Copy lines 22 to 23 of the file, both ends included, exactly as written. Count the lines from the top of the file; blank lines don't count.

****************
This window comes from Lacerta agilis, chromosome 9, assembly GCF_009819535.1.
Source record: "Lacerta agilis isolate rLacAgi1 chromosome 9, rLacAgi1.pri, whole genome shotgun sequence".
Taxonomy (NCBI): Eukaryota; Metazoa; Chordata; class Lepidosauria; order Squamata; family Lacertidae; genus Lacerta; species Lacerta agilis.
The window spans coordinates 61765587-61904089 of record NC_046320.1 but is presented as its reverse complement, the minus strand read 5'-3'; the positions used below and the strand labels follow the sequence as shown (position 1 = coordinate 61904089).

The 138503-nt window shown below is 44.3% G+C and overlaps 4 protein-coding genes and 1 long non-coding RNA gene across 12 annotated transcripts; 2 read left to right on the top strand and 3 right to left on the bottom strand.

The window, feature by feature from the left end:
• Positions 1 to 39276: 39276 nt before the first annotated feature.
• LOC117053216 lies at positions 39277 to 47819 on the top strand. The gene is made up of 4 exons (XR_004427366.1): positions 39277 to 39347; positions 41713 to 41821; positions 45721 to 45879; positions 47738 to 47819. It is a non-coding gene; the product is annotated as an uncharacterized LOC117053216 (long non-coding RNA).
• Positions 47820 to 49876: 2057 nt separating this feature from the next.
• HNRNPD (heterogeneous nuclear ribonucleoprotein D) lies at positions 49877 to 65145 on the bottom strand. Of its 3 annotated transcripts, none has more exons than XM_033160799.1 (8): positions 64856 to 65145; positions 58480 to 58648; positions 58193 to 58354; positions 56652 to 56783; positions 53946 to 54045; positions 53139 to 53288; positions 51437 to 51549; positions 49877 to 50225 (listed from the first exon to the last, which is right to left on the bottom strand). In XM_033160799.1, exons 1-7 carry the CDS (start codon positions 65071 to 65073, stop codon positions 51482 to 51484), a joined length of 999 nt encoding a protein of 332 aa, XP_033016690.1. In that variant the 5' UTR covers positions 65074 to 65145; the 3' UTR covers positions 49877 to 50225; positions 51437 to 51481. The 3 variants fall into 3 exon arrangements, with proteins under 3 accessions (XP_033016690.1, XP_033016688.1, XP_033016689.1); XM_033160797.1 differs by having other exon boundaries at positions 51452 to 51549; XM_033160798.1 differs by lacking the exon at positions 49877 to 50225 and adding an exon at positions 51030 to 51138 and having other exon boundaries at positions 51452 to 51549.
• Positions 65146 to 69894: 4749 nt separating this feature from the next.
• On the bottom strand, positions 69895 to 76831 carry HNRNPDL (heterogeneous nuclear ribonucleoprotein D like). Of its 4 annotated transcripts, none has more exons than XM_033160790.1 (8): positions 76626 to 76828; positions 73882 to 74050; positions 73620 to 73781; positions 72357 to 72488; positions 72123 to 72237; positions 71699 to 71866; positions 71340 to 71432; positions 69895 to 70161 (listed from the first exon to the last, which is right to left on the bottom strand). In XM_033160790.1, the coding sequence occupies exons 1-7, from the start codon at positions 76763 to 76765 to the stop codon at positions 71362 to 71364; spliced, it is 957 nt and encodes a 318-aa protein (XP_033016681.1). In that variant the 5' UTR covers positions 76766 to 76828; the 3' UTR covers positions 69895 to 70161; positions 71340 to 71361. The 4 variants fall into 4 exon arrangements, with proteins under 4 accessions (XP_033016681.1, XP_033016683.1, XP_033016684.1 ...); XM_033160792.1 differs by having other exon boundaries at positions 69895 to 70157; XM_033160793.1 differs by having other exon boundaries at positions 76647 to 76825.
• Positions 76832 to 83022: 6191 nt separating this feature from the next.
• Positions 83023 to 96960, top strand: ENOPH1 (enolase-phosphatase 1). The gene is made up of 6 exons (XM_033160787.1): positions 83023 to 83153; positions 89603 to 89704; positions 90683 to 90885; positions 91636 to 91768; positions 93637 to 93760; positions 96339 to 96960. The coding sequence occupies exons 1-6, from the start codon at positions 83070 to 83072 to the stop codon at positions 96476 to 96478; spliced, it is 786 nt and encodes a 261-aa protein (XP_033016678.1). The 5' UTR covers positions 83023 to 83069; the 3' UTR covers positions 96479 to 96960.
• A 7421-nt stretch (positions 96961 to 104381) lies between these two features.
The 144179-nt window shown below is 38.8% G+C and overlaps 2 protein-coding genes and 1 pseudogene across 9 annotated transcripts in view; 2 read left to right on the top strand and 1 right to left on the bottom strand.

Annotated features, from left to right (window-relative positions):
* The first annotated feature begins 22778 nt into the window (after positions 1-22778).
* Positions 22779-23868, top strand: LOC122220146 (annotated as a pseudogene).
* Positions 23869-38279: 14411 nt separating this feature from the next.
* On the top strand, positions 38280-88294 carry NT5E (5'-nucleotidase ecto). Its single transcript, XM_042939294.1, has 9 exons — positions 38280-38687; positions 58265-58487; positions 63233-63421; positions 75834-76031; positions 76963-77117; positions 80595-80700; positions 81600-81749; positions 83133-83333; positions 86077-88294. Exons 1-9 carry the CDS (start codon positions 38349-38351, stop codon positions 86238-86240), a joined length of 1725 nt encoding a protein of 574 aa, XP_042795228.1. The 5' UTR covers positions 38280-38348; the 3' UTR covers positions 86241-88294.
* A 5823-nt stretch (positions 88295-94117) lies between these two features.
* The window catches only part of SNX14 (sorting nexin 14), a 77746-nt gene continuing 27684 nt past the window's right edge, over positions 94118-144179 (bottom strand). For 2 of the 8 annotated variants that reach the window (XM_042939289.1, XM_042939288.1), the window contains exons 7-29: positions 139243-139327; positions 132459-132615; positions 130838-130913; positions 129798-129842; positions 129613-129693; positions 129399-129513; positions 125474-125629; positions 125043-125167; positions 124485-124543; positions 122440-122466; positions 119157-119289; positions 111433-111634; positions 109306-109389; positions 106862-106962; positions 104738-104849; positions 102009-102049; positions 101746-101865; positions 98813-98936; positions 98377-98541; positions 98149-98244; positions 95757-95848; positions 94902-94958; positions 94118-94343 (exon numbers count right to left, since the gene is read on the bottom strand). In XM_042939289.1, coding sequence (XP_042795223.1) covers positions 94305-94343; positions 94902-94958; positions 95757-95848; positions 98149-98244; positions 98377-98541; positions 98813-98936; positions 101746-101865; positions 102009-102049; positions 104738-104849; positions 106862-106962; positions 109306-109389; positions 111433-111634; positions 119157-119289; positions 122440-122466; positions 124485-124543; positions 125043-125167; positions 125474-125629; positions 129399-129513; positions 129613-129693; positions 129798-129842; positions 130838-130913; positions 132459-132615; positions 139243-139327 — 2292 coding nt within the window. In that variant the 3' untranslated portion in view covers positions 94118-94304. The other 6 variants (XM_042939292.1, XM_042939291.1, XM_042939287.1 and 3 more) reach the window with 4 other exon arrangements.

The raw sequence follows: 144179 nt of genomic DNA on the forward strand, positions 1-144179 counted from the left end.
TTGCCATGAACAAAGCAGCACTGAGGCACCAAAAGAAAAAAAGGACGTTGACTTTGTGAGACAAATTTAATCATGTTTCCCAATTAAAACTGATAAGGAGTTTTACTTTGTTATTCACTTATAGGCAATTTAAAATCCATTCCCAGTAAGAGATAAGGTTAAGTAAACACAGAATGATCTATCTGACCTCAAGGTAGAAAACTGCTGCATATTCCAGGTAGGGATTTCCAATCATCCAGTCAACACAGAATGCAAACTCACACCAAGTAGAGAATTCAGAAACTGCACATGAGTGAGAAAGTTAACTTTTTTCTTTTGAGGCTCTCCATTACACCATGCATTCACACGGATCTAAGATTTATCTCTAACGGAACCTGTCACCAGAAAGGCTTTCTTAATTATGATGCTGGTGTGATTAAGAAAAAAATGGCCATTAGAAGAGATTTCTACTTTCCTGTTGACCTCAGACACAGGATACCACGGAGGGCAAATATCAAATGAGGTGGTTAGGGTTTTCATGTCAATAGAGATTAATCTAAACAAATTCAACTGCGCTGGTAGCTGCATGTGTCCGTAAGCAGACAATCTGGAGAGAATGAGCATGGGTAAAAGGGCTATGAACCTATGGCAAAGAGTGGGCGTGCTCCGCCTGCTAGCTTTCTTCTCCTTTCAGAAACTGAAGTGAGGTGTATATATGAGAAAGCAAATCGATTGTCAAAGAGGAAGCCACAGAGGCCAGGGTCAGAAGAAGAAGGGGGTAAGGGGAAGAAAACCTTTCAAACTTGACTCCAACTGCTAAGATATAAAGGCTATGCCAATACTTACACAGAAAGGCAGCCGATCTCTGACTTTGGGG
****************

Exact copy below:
* A 5823-nt stretch (positions 88295-94117) lies between these two features.
* The window catches only part of SNX14 (sorting nexin 14), a 77746-nt gene continuing 27684 nt past the window's right edge, over positions 94118-144179 (bottom strand). For 2 of the 8 annotated variants that reach the window (XM_042939289.1, XM_042939288.1), the window contains exons 7-29: positions 139243-139327; positions 132459-132615; positions 130838-130913; positions 129798-129842; positions 129613-129693; positions 129399-129513; positions 125474-125629; positions 125043-125167; positions 124485-124543; positions 122440-122466; positions 119157-119289; positions 111433-111634; positions 109306-109389; positions 106862-106962; positions 104738-104849; positions 102009-102049; positions 101746-101865; positions 98813-98936; positions 98377-98541; positions 98149-98244; positions 95757-95848; positions 94902-94958; positions 94118-94343 (exon numbers count right to left, since the gene is read on the bottom strand). In XM_042939289.1, coding sequence (XP_042795223.1) covers positions 94305-94343; positions 94902-94958; positions 95757-95848; positions 98149-98244; positions 98377-98541; positions 98813-98936; positions 101746-101865; positions 102009-102049; positions 104738-104849; positions 106862-106962; positions 109306-109389; positions 111433-111634; positions 119157-119289; positions 122440-122466; positions 124485-124543; positions 125043-125167; positions 125474-125629; positions 129399-129513; positions 129613-129693; positions 129798-129842; positions 130838-130913; positions 132459-132615; positions 139243-139327 — 2292 coding nt within the window. In that variant the 3' untranslated portion in view covers positions 94118-94304. The other 6 variants (XM_042939292.1, XM_042939291.1, XM_042939287.1 and 3 more) reach the window with 4 other exon arrangements.